The legislative legacy of Maryland House Speaker Michael Busch

Maryland House of Delegates Speaker Michael E. Busch discusses the priorities for Democratic lawmakers in the 2019 Maryland General Assembly session during a news conference in Annapolis on Wednesday, Jan. 29, 2019.

With the passing of Michael Busch on Sunday, the state loses one of its most prolific legislators, who left a legacy that stretches across three decades.

Busch, who was first elected to the House of Delegates for District 30 in the Annapolis area in 1987 and was the state’s longest-serving House speaker, has been one of the most prominent Democratic lawmakers in the state’s history.


During his 32-year career as a legislator and 16-year reign as the House speaker, Busch helped draft and pass laws that tackled gun control, same-sex marriage and health care costs.

Here’s a brief history of the former’s speaker’s legacy in the House of Delegates:

Gun Control


In 2018, Busch was a driving force behind new gun control laws that banned bump stocks and implemented the state’s “red flag” law, which allows a judge to order the temporary removal of firearms from gun owners deemed a threat to themselves or others through Extreme Risk Protective Orders. It followed his efforts in 2013 to lead a ban on assault rifles in the state after 20 children and six staff members were killed at an elementary school in Newtown, Connecticut.

Same-sex Marriage

In 2012, the speaker led the push to legalize same-sex marriage in the state before it became federal law after a ruling by the Supreme Court in 2015.

University of Maryland Medical System

The speaker was also one of the most vocal supporters of legislation that would reform the University of Maryland Medical System after it came to light that Baltimore Mayor Catherine Pugh had sold $500,000 worth of children’s books to the system while she served on its board of directors and other members had lucrative contracts with the system.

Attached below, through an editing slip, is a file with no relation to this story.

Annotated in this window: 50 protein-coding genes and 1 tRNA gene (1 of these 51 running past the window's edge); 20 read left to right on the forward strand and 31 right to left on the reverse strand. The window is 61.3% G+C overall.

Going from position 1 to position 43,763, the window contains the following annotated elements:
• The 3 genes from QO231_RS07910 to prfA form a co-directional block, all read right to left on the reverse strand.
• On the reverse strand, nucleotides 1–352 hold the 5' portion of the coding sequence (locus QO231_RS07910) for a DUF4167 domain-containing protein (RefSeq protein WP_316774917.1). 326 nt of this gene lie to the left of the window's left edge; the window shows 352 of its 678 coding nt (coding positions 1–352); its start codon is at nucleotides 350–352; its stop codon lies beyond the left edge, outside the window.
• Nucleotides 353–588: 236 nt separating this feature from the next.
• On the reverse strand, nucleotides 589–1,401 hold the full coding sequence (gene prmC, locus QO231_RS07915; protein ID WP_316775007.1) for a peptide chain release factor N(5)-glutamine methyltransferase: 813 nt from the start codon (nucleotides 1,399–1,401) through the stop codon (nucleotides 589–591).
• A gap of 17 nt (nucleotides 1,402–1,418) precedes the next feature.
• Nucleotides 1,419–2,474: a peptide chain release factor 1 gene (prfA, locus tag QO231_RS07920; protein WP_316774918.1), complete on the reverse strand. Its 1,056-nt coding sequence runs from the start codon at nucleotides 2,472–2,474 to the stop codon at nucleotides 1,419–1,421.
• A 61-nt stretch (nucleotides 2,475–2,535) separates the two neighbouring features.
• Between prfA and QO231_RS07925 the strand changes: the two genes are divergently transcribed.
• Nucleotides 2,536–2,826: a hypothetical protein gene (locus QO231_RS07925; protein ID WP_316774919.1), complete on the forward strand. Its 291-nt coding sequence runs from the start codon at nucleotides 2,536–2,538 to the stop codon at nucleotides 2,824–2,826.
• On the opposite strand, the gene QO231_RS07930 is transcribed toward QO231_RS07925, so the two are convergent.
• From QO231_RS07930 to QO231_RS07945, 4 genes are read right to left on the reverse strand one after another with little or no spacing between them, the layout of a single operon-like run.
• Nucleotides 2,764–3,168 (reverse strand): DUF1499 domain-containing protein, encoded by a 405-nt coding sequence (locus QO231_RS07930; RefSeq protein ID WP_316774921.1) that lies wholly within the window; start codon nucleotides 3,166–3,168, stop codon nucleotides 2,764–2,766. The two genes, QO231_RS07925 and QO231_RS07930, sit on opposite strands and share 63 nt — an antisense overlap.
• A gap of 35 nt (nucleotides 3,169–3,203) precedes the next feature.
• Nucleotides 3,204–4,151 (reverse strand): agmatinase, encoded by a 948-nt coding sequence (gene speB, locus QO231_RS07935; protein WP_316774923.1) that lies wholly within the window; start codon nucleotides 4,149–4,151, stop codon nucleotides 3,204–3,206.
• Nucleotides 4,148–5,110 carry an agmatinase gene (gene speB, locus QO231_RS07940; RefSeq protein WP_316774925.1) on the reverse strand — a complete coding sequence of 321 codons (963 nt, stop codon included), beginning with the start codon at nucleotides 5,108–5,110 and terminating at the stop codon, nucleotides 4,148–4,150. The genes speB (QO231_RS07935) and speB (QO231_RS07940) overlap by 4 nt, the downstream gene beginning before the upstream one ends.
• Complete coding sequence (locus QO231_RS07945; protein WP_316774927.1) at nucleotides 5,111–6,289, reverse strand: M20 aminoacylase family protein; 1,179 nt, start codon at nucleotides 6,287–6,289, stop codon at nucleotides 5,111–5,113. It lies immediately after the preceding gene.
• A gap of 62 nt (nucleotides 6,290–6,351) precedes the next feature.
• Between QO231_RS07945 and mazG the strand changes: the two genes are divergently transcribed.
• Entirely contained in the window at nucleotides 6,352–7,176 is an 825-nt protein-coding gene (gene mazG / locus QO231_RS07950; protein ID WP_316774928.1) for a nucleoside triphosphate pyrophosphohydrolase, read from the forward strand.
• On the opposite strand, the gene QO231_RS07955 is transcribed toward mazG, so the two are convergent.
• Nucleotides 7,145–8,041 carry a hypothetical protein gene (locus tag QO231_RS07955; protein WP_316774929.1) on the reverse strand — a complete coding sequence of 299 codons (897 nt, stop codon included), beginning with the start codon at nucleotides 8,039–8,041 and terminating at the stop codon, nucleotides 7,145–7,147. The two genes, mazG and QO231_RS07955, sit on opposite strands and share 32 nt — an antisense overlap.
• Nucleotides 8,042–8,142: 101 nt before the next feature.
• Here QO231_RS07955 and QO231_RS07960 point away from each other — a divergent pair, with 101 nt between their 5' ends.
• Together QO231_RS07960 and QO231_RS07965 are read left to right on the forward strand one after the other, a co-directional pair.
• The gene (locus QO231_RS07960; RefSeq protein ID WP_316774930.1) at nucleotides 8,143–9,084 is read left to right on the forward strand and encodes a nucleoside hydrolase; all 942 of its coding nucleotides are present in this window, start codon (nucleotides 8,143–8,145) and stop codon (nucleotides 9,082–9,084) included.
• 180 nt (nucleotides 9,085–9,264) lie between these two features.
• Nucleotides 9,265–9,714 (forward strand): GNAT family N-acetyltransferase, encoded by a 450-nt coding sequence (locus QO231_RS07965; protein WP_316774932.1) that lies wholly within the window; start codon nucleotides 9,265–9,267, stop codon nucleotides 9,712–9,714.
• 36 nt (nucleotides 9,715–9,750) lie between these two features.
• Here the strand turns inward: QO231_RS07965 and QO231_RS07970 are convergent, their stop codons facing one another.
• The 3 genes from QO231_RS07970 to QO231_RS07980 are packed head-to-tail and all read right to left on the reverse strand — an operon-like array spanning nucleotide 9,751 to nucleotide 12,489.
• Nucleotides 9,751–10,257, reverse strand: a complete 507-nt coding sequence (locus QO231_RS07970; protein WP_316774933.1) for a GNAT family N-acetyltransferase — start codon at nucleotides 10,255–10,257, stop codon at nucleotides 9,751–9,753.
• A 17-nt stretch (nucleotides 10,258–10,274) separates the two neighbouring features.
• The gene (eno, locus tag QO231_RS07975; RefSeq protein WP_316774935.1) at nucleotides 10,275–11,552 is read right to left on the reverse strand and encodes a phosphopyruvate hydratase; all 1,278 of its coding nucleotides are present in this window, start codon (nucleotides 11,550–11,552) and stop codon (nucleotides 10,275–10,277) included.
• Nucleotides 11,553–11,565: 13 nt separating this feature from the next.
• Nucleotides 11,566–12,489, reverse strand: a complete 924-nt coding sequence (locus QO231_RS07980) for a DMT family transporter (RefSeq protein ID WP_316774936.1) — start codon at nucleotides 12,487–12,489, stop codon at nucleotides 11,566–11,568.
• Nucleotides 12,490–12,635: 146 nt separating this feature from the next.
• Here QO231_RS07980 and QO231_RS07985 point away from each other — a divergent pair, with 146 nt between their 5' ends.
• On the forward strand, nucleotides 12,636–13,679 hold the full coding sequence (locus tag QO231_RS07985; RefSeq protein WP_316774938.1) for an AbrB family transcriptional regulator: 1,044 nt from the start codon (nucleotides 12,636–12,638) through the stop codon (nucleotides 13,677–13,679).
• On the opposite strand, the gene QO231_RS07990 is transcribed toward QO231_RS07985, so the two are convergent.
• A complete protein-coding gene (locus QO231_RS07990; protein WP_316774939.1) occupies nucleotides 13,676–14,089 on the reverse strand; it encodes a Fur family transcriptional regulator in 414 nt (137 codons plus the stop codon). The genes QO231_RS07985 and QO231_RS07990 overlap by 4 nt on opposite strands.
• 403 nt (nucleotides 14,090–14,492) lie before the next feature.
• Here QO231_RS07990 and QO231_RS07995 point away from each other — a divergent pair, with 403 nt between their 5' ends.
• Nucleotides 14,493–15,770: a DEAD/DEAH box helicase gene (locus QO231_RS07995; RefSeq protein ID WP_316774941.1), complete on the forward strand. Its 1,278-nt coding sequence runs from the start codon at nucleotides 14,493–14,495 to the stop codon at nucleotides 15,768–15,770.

A version of the legislation passed the House of Delegates with a 137-0 vote count and would bar no-bid contracts for the hospital network.

Health Care Costs

Along with Republican Gov. Larry Hogan and Democratic House Senate President Thomas V. Mike Miller, Busch created a reinsurance program in 2018 that helps stabilize the costs of insurance plans that individuals buy on the state’s health exchange. Under the program, the state decided to keep in place a tax on health insurance carriers that Congress eliminated at the federal level and use that money to help keep costs down in the individual market. Lawmakers voted this year to extend the tax through 2023.


Minimum Wage

This year, he led efforts to gradually raise the state’s minimum wage to $15 an hour by 2025. While he did not vote on the legislation that ultimately overrode Gov. Hogan’s veto of the bill, he voted for the initial legislation authorizing the raise and stated before this year’s General Assembly that it was a goal for the party to pass the legislation. Busch was also a supporter of the 2014 bill, which initially raised the state’s minimum to $10.10 an hour in 2018.

Death Penalty

Busch led the push in 2013 to stop capital punishment in the state, ultimately leading to Maryland’s becoming the 18th state to ban the practice.

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Health Insurance

In the early 2000s, the speaker halted an effort by the CareFirst BlueCross BlueShield, the state’s largest health insurer, to convert into a for-profit company with an eye to sell the company to California-based WellPoint Health Networks.



A staunch supporter of abortion rights, Busch was still active in the State House on the issue up until February. He had proposed a bill this session that would’ve amend the state’s constitution to enshrine a woman’s right to terminate a pregnancy before he withdrew it due to a lack of enthusiasm to amend the constitution prior to the 2020 election.


Busch considered himself a staunch supporter of public schools. In an interview before this year’s General Assembly session, Busch said he would be focused on starting to fund the recommendations of the Kirwan Commission that has been examining the state’s education system. He and Miller led a charge this year to pass a two-year funding plan to kick off the Kirwan work — such as increasing teacher pay and expanding prekindergarten — while the commission looks at a long-term change in the state’s education funding’s board members, force all members to resign and mandate an audit of contracting practices.

Audio: Remembering Busch